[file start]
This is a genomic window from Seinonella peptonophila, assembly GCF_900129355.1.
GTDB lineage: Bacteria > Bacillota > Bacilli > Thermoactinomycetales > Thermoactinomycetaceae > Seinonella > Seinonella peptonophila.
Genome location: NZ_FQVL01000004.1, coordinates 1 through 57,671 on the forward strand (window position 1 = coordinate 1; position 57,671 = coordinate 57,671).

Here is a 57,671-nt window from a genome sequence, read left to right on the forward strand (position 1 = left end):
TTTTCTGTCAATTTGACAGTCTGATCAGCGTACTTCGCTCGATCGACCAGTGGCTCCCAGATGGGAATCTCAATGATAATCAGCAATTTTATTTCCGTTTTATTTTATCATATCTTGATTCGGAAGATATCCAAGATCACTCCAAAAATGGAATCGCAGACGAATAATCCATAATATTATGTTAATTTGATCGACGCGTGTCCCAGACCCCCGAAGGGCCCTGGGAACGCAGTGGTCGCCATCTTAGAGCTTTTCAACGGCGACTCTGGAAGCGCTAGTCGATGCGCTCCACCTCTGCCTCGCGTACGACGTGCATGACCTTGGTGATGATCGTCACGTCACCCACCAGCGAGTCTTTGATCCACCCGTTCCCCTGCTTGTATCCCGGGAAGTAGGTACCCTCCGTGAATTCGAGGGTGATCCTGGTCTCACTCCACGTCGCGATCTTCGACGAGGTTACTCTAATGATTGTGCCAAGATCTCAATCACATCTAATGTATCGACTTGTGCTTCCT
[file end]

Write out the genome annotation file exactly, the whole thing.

This is a genomic window from Seinonella peptonophila, assembly GCF_900129355.1.
GTDB lineage: Bacteria > Bacillota > Bacilli > Thermoactinomycetales > Thermoactinomycetaceae > Seinonella > Seinonella peptonophila.
Genome location: NZ_FQVL01000004.1, coordinates 1 through 57,671 on the forward strand (window position 1 = coordinate 1; position 57,671 = coordinate 57,671).

Here is a 57,671-nt window from a genome sequence, read left to right on the forward strand (position 1 = left end):
TTTTCTGTCAATTTGACAGTCTGATCAGCGTACTTCGCTCGATCGACCAGTGGCTCCCAGATGGGAATCTCAATGATAATCAGCAATTTTATTTCCGTTTTATTTTATCATATCTTGATTCGGAAGATATCCAAGATCACTCCAAAAATGGAATCGCAGACGAATAATCCATAATATTATGTTAATTTGATCGACGCGTGTCCCAGACCCCCGAAGGGCCCTGGGAACGCAGTGGTCGCCATCTTAGAGCTTTTCAACGGCGACTCTGGAAGCGCTAGTCGATGCGCTCCACCTCTGCCTCGCGTACGACGTGCATGACCTTGGTGATGATCGTCACGTCACCCACCAGCGAGTCTTTGATCCACCCGTTCCCCTGCTTGTATCCCGGGAAGTAGGTACCCTCCGTGAATTCGAGGGTGATCCTGGTCTCACTCCACGTCGCGATCTTCGACGAGGTTACTCTAATGATTGTGCCAAGATCTCAATCACATCTAATGTATCGACTTGTGCTTCCT